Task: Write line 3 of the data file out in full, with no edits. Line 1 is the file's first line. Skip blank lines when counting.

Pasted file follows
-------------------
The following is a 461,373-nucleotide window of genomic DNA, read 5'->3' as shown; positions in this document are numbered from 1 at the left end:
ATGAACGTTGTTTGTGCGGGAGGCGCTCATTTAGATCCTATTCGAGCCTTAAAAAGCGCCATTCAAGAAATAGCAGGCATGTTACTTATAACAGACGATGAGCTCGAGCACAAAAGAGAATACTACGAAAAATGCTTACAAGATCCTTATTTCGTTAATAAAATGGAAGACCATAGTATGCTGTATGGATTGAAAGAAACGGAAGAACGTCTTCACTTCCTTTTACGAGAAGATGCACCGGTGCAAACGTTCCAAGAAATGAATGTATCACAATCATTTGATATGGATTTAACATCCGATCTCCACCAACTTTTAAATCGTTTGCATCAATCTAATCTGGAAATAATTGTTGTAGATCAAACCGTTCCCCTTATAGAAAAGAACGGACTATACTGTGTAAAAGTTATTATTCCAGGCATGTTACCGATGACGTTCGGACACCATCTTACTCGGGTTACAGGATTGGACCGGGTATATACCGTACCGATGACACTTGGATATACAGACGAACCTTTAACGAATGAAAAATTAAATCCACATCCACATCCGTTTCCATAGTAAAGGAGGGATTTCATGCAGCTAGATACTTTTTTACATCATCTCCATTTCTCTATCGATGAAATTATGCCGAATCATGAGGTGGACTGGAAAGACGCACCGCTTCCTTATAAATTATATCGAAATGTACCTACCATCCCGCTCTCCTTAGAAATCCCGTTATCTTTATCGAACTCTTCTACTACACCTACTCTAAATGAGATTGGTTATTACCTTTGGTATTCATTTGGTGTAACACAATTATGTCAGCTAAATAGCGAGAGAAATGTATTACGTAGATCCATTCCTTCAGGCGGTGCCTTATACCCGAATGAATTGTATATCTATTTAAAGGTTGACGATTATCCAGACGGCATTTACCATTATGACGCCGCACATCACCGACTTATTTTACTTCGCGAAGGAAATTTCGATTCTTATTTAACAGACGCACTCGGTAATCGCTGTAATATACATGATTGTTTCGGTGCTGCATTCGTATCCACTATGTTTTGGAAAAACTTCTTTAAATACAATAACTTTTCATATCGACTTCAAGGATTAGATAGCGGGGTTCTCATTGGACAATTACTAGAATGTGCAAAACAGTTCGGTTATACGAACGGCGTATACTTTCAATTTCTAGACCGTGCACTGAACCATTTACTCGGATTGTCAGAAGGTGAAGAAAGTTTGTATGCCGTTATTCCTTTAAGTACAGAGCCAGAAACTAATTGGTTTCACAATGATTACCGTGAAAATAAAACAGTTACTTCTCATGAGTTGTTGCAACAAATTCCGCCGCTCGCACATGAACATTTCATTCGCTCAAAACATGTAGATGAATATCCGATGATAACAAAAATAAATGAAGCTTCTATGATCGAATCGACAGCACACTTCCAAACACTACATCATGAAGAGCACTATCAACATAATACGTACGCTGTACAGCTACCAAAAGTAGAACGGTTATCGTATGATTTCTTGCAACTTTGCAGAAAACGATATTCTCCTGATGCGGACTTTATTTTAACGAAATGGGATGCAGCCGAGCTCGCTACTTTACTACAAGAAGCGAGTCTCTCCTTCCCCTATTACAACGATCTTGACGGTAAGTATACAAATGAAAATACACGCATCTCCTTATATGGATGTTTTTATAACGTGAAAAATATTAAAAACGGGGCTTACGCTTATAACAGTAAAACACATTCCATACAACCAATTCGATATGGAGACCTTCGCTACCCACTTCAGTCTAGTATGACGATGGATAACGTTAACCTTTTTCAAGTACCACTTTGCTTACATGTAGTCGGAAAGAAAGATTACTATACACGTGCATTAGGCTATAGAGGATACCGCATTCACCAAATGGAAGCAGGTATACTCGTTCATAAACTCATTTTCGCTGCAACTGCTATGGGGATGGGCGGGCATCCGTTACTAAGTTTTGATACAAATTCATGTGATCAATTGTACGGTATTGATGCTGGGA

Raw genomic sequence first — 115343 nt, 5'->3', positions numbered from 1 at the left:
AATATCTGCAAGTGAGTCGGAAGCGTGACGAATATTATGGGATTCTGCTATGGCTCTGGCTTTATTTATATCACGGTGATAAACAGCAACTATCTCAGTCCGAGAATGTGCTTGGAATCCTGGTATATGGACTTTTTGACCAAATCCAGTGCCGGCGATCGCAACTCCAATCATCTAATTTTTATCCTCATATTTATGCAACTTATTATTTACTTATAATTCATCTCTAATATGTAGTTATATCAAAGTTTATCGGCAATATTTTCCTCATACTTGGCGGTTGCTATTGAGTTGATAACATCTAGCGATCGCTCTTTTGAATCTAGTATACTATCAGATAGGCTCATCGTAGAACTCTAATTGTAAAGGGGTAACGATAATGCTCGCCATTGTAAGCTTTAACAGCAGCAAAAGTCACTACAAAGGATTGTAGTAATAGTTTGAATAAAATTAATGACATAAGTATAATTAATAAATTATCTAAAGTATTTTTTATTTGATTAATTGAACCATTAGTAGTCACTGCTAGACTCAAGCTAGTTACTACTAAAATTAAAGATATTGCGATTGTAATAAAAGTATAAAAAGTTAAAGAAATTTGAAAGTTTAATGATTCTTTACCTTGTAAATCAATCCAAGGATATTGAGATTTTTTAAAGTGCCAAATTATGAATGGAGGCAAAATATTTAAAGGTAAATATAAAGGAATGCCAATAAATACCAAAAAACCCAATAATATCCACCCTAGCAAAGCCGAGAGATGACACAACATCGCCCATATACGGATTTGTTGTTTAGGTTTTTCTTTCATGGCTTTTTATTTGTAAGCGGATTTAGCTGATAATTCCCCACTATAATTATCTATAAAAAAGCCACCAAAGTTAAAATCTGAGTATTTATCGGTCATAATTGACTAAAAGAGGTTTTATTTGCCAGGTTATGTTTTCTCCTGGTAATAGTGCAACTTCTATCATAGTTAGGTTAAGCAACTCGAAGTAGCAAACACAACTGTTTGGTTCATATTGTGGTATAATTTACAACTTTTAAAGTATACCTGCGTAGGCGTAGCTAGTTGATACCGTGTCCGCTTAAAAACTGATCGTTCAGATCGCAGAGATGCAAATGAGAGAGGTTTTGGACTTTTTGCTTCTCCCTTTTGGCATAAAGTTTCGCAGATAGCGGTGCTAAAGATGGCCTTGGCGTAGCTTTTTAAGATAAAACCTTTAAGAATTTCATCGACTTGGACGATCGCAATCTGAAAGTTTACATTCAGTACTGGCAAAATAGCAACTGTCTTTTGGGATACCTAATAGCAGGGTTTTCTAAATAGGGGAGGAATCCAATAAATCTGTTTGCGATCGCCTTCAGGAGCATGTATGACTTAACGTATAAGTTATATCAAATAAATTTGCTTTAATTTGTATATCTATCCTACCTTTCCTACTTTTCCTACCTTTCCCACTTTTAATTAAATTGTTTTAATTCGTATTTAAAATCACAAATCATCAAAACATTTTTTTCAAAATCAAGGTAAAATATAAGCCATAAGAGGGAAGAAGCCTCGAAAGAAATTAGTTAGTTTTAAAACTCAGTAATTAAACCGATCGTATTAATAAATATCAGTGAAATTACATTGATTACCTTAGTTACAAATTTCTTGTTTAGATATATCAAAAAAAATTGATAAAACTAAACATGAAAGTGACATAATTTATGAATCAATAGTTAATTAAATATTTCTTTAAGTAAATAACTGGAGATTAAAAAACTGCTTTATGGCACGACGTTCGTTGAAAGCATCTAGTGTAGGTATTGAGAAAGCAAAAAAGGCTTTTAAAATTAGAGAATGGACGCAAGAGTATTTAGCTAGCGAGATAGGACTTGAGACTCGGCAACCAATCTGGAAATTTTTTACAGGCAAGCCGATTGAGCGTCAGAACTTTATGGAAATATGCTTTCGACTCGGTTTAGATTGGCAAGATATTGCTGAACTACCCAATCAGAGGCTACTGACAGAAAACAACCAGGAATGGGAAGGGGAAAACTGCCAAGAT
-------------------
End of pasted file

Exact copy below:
Raw genomic sequence first — 115343 nt, 5'->3', positions numbered from 1 at the left: